In part one of looking back at the off-season, we covered running backs who saw their ADPs rise over the summer due to the situation around them. We wanted to learn why some have proven to be worthy of a climb and why some have fizzled out leaving their owners distraught.
Building a strong roster takes time, but we often forget this when we fall in love with the latest potential breakout superstars. It is often the players who we are not thinking about who can become future centerpieces of our teams. So after looking at big risers, I identified some off-season fallers. More often than not, there are obvious and logical reasons for an ADP drop (suspension, injury concerns, change of team etc), but the most important thing I try to understand is whether or not the off-field things will affect on-field play. If they fall because of football-related reasons or performance, I believe it is justified, but when I see off-the-field issues, there is a chance to take advantage.
Josh Gordon, WR CLE
March ADP: 4, August ADP: 64 (-60)
Gordon was the most obvious absentee from the top 50 players in August due to his uncertain future, but if you drafted him in the fifth or sixth round of a start-up, you’re probably pretty happy right now. He is already regaining his value and could make a huge contribution to winning seasons this year.
FYI: Josh Gordon dynasty ADP back up to 28, slotted between K Allen & Rodgers, as he nears his return.
— Ryan McDowell (@RyanMc23) October 31, 2014
The 2014 rookie receiver influx allowed you to avoid him or move him for some great replacements, but I could never justify taking players over him with similar August ADPs (Andre Johnson, Roddy White, Terrance Williams or Eric Decker). In the latest DLF newsletter, Ryan McDowell identified patience as one of the biggest keys to dynasty success and we should always show some with guys of his talent level.
September ADP: 42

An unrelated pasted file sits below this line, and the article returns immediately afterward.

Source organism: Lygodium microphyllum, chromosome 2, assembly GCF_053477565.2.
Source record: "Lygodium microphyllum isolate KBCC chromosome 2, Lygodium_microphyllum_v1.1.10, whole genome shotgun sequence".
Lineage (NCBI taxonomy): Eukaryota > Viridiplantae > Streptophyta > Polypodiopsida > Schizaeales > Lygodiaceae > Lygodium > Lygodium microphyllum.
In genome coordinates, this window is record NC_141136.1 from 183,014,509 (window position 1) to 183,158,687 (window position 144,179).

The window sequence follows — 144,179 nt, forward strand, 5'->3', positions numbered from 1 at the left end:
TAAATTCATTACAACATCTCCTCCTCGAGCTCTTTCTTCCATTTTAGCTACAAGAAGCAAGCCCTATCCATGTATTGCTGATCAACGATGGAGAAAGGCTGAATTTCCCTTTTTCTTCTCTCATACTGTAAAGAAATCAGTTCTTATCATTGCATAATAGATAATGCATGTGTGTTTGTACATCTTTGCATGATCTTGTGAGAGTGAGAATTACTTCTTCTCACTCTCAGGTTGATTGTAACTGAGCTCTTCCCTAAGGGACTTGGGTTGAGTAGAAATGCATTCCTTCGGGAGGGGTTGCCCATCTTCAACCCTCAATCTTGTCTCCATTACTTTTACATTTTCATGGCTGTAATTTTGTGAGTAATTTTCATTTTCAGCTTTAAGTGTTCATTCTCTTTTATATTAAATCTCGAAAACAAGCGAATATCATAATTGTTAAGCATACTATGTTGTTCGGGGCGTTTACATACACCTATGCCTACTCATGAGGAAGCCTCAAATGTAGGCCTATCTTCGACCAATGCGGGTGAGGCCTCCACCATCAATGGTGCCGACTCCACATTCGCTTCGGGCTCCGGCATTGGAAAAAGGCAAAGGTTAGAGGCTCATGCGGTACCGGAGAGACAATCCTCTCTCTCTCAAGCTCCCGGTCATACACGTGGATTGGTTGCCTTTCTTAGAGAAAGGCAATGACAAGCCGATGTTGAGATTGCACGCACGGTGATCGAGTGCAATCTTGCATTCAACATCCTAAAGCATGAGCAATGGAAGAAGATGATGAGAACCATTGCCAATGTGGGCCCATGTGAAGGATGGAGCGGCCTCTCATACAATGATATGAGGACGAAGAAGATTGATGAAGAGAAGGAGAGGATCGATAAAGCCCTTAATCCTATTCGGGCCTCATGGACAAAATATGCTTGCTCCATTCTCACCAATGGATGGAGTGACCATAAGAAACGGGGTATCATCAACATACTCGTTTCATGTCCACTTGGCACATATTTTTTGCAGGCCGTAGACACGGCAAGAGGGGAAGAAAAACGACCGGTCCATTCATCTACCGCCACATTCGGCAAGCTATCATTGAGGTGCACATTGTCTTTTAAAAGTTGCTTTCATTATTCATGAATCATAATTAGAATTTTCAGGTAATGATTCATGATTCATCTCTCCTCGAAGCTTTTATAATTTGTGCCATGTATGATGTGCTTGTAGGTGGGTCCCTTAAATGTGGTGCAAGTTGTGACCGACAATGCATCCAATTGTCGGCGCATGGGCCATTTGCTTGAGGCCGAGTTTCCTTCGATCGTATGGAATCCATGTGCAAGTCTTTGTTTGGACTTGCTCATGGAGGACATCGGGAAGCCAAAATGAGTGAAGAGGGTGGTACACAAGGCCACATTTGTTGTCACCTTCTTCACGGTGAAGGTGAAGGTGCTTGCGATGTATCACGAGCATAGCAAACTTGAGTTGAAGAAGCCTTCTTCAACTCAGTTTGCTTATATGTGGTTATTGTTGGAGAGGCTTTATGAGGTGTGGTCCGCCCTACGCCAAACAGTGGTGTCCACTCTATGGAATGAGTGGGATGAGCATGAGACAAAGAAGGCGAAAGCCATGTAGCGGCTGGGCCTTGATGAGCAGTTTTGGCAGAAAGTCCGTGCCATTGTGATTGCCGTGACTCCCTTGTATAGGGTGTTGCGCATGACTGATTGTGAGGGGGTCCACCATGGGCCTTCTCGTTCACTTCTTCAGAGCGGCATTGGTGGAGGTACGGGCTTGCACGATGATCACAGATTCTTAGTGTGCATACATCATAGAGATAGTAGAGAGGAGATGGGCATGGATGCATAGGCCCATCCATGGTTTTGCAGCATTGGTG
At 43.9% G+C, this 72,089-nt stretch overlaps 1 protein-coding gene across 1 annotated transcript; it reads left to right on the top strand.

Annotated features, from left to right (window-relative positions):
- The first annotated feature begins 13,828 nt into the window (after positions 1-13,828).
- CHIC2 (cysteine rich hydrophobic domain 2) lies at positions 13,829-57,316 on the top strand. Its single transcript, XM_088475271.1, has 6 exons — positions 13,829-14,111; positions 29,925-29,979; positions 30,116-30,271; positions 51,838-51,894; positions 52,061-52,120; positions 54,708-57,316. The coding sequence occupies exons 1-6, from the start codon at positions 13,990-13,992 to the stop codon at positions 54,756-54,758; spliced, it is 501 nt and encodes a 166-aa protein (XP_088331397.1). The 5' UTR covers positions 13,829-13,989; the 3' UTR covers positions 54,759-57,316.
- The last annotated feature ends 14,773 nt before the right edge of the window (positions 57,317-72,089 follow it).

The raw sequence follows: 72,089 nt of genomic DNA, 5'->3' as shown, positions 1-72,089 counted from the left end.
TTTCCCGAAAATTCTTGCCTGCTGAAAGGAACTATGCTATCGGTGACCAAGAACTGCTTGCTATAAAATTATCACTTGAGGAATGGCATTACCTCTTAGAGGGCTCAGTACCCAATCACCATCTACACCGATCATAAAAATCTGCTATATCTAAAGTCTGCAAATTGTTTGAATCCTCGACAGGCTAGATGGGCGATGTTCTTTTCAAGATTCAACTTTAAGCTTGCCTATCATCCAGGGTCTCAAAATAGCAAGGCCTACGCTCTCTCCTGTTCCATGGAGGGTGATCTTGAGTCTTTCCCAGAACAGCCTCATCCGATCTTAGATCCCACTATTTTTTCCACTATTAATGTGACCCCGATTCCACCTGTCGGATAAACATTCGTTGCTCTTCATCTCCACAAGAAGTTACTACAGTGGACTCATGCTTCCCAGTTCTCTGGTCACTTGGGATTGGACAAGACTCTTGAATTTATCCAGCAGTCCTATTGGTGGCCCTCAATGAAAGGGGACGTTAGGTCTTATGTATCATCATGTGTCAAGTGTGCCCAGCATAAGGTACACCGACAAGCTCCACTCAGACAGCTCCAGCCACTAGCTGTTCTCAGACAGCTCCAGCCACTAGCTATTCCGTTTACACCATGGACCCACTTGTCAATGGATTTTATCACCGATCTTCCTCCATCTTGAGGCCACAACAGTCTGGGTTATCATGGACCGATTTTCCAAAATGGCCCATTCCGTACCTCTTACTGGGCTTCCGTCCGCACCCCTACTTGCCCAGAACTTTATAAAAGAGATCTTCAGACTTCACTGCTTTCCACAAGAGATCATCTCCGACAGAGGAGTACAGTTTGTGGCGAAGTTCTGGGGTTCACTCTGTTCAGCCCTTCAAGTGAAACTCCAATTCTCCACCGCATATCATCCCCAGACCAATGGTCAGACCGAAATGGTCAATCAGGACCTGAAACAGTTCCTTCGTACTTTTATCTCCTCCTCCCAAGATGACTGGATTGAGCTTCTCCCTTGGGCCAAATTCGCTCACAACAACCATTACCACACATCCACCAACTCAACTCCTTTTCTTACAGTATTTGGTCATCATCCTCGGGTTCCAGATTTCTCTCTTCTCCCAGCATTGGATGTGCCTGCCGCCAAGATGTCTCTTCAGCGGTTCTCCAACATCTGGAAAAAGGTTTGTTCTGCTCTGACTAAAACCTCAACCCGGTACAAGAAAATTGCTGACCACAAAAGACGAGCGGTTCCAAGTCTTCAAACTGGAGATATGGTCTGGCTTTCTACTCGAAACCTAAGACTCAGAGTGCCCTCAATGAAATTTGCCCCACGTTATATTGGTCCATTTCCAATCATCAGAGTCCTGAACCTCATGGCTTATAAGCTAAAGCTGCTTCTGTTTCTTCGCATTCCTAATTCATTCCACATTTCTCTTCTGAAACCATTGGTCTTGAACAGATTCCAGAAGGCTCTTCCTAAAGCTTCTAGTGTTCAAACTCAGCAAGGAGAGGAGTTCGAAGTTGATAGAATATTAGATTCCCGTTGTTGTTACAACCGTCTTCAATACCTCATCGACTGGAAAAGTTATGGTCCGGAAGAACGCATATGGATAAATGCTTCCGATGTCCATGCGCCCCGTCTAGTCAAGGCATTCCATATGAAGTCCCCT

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Doug Martin, RB TB
March ADP: 12, August ADP: 27 (-15)
I have historically vowed never to touch him again (ask me about the ‘Doug Martin Effect’), but I allowed myself to be a victim this year when I thought Martin’s value was low enough to be worth an investment. Now I am filled with regret. Sometimes players have one great game in an ‘average’ season which causes their yearly statistics to be an unfair reflection of how well they played throughout the entirety of it. I don’t think he will hit those heights again and if you can still sell him to an owner who likes him and believes they are ‘buying low,’ I urge you to do it.
September ADP: 50
Marshawn Lynch, RB SEA
March ADP: 32, August ADP: 43 (-11)
It was interesting to see this fall in contrast to Christine Michael‘s rise in part one as it looks like we jumped the gun on Lynch’s demise. Until he starts to show signs of breaking down physically or underperforming on the field, we can still expect RB1 numbers. It is smart to anticipate the time when a veteran running back is ‘hitting the wall,’ but sometimes we bail out too early. Maybe one day it will happen to Jamaal Charles with Knile Davis waiting in the wings…
September ADP: 43
DeSean Jackson, WR WAS
March ADP: 38, August ADP: 60 (-22)
I can’t really talk about DeSean without including some personal bias. He is one of my all-time favorite players, but in a fantasy environment, I don’t go near him. ‘Inconsistent’ and ‘erratic’ are two words that spring to mind. He may never match his 2013 statistics after leaving a perfect offense for him (which explains the ADP drop) but he will always be the same guy – capable of winning your matchup each week, but never reliable.
September ADP: 66
T.Y. Hilton, WR IND
March ADP: 39, August ADP: 57 (-18)